Short bio, where are you from, what is your background?

I am originally from the Long Beach/Huntington Beach area of Southern CA. My background is primarily in poetry, but I have also been a freelance writer for arts & culture magazines for the past 15 years. I’ve been making art unprofessionally since college.

Tell us about your project that is in the exhibition.

I created a mixed media mosaic and two poems that I thought fit the theme of “collateral damage” – a term largely associated with negative connotations. I guess the work aimed to humanize those negative connotations a bit. What is your process like when you’re making work? It depends. If I’m working on a paper collage or mosaic, I typically start by sketching out an image, brainstorming the color palette and materials, and then add the text last. If I’m making mail art, I start by sifting through my accordion files of magazine scraps and clippings, looking for images, colors, or patterns that go together. I compose them on postcard-sized cardstock until I’m happy with the arrangement and then start embellishing with washi tape, ephemera I’ve collected over the years, string, thread, and type-written text. If I’m just focused on writing a poem, I usually start with an image or line that has somehow lodged itself in my head and needs somewhere to go. I work out from that initial line and just see where it takes me!

How does mental health or wellness factor into the creation of your work?

I don’t feel well or mentally healthy if I’m not creating in some way. So I guess you could say that my mental health depends on my ability to create work. I honestly wouldn’t know how to function if I weren’t regularly writing or making things with my hands. The two go hand in hand; they cannot be separated from one another. I hope that makes sense. How did you begin this project? When conceptualizing this piece, I knew I wanted it to be mixed media, and I knew that I wanted to incorporate text. I kept thinking of all the different ways the pandemic has caused us to feel so profoundly and fundamentally alone. Not unlike what it feels like to deal with mental illness, addiction, trauma, grief, sexual assault... I kept imagining people trying to grocery shop on some remote, isolated planet, hungry for someone who understood, desperate to fill their cart – literally and metaphorically, of course. Outer space seemed a suitable backdrop, as loneliness can sometimes feel like an endless, vicious vacuum. The typewritten balloons serve a dual purpose: anchors of thought and inspiration that also threaten to spirit one away into the outer reaches of the universe – never to be heard from again – should they somehow come untethered. The title of the piece is a play on an epigraph from the book Quit Like a Woman: The Radical Choice to Not Drink in a Culture Obsessed with Alcohol by Holly Whitaker. The book was a gift from my good friend and fellow child of winter, Vic Maidhof, who knows how deeply I have battled the beast of alcohol for the vast majority of my life. The original quote, from Tessa Forrest reads, “You are entirely up to you.” I upped the ante by changing the pronouns – an attempt to own everything I’ve ever denied about myself. The two poems are recent, unpublished works that I revised just slightly for inclusion in this project. I hope they speak for themselves.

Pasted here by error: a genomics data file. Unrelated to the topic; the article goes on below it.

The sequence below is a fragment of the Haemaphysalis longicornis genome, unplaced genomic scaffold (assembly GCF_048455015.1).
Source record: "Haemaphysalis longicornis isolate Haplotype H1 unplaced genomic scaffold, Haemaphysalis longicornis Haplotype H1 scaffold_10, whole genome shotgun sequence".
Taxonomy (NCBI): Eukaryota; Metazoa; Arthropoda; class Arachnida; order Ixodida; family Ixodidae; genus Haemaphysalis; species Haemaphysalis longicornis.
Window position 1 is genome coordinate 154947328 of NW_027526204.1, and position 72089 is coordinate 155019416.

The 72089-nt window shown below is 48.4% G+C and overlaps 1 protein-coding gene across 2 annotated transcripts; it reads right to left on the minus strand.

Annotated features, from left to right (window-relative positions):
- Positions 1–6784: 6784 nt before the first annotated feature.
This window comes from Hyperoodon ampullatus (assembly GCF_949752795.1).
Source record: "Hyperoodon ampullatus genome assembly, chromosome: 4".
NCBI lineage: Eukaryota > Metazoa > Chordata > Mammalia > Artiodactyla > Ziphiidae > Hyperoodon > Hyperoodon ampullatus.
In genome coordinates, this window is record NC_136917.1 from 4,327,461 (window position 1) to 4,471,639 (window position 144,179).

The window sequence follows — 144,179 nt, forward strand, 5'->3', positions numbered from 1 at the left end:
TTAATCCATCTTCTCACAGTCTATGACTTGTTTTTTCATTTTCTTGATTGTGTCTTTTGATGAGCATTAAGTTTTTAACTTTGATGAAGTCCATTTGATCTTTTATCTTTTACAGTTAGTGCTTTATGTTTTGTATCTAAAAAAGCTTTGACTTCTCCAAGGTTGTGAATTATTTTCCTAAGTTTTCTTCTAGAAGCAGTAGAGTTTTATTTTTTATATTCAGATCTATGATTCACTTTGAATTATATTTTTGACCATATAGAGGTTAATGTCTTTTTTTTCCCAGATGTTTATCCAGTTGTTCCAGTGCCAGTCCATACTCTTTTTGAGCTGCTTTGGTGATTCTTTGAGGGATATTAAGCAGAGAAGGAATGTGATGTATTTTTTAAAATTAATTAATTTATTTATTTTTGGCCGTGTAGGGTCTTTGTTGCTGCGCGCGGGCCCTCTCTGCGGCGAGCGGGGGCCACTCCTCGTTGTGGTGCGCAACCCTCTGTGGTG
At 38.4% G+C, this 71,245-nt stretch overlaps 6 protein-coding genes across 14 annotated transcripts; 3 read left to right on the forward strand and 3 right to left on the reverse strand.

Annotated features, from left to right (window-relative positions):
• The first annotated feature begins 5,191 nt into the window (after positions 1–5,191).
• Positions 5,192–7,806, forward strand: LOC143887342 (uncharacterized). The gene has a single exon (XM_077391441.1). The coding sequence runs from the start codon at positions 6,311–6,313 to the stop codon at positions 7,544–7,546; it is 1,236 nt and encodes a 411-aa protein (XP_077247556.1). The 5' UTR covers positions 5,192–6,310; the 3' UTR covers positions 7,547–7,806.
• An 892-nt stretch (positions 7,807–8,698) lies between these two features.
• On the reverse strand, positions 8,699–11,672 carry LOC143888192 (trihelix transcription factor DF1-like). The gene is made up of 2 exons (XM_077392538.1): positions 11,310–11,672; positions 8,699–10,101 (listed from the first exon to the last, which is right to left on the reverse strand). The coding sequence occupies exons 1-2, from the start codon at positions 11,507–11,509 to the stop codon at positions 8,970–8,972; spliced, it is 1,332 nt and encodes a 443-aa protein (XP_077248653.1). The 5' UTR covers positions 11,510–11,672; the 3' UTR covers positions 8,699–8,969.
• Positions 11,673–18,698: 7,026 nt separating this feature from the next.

Was the process of creating this project helpful for dealing with the emotion or issue you're describing in your images?

Every work of art or poem I create is helpful in dealing with my emotions and issues, as I tried to explain in the question about mental health and wellness. Writing and making art is how I process information and the events of my life. Has the pandemic shifted the way you approach your work at all? Not really. I want to actually thank the pandemic for allowing me to slow down and spend more time with my family and my art. Time is a luxury we are not often gifted. Has the stigma around mental health affected your art practice? Again, not really because I use the negative aspects of my mental health to drive my art practice. I do not believe that one must suffer in order to make art, but suffering certainly provides ample fuel to do just that. How has stigma affected your life in general? I grew up believing that depression, anxiety, and addiction were signs of weakness – shameful and not to be spoken about. I believed that if I struggled with these things, it was my own fault. As you can imagine, believing that really did a number on my personal relationships and self-esteem. I didn’t talk to anyone about my feelings or struggles with anxiety, depression, and trauma. I tucked these things away and tried not to explode. Enter alcohol. Enter escape. I have spent the better part of the last decade trying desperately to undo the consequences of these toxic beliefs.

How do you think Art could help end stigma around mental illness and mental health?

Countless examples (i.e. racism, sexism, sexual assault, inequality of any sort) has shown us that normalizing a thing, bringing it into the light is the first step to ending vicious cycles and enacting real change. Art has real power to do just that: normalize mental illness, bring it into the light, let’s help people who are suffering! Is there anything else you would like folks viewing your work to know about it or in general? What are your closing thoughts? Thank you for the opportunity to be involved in this art show. It means a lot. I am humbled to be amongst such amazing artists and humans.

Is there anything else you would like folks viewing your work to know about it or in general? What are your closing thoughts?

Thank you for the opportunity to be involved in this art show. It means a lot. I am humbled to be amongst such amazing artists and humans.

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